Solange Vega and others
Thinking & Reasoning
This research investigated the metacognitive underpinnings of moral judgment. Participants in two studies were asked to provide quick intuitive responses to moral dilemmas and to indicate their feeling of rightness about those responses. Afterwards, participants were given extra time to rethink their responses, and change them if they so wished. The feeling of rightness associated with the initial judgments was predictive of whether participants chose to change their responses and how long they spent rethinking them. Thus, one’s metacognitive experience upon first coming up with a moral judgment influences whether one sticks to that initial gut feeling or decides to put more thought into it and revise it. Moreover, while the type of moral judgment (i.e., deontological vs. utilitarian) was not consistently predictive of metacognitive experience, the extremity of that judgment was: Extreme judgments (either deontological or utilitarian) were quicker and felt more right than moderate judgments.
From the General Discussion
Also consistent with Bago and De Neys’ findings (2018), these results show that few people revise their responses from one type of moral judgment to the other (i.e., from deontological to utilitarian, or vice-versa). Still,many people do revise their responses, though these are subtler revisions of extremity within one type of response. These results speak against the traditional corrective model, whereby people tend to change from deontological intuitions to utilitarian deliberations in the course of making moral judgments. At the same time, they suggest a more nuanced perspective than what one might conclude from Bago and De Neys’results that fewpeople revise their responses. In sum, few people make revisions in the kind of response they give, but many do revise the degree to which they defend a certain moral position.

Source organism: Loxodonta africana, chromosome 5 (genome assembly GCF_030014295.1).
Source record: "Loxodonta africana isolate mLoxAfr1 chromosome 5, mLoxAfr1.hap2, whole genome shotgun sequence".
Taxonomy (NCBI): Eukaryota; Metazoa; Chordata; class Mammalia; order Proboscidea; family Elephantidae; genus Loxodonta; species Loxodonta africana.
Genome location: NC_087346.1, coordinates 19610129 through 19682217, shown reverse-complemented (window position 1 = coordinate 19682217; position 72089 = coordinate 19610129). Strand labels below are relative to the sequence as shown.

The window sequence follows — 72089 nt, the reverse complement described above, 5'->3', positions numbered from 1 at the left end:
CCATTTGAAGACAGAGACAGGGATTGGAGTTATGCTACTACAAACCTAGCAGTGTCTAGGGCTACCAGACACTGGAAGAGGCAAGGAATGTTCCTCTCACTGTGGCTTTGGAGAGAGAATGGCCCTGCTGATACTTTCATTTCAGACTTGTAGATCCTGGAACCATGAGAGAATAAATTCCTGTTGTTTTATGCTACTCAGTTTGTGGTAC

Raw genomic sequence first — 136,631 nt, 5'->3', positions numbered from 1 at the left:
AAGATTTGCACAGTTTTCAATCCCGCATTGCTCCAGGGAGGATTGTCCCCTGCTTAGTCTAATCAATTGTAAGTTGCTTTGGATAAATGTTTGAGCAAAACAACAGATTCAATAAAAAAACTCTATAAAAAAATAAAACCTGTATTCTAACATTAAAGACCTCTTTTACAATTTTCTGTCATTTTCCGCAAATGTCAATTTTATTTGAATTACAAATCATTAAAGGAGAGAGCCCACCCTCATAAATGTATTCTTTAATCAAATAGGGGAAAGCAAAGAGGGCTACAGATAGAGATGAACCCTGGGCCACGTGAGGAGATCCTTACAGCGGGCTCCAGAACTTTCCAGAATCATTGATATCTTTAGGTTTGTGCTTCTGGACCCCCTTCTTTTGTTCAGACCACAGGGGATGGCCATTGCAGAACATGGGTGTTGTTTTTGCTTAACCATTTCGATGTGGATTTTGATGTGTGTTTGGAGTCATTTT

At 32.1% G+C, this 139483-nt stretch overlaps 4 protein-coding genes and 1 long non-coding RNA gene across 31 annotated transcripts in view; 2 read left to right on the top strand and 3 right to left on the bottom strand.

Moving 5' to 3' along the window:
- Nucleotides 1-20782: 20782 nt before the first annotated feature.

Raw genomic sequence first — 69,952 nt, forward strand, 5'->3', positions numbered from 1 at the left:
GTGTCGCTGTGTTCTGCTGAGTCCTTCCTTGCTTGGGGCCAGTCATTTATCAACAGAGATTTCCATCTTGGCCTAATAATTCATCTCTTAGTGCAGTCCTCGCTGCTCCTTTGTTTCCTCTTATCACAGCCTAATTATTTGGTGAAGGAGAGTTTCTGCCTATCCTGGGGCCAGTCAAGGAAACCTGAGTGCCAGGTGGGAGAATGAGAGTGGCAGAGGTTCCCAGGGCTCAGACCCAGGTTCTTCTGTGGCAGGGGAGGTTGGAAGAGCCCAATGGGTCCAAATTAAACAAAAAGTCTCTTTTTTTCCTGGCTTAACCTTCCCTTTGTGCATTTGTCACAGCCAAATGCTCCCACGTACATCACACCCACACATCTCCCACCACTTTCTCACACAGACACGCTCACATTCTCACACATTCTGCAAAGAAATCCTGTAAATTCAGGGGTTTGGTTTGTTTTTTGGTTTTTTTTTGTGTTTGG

The research is here.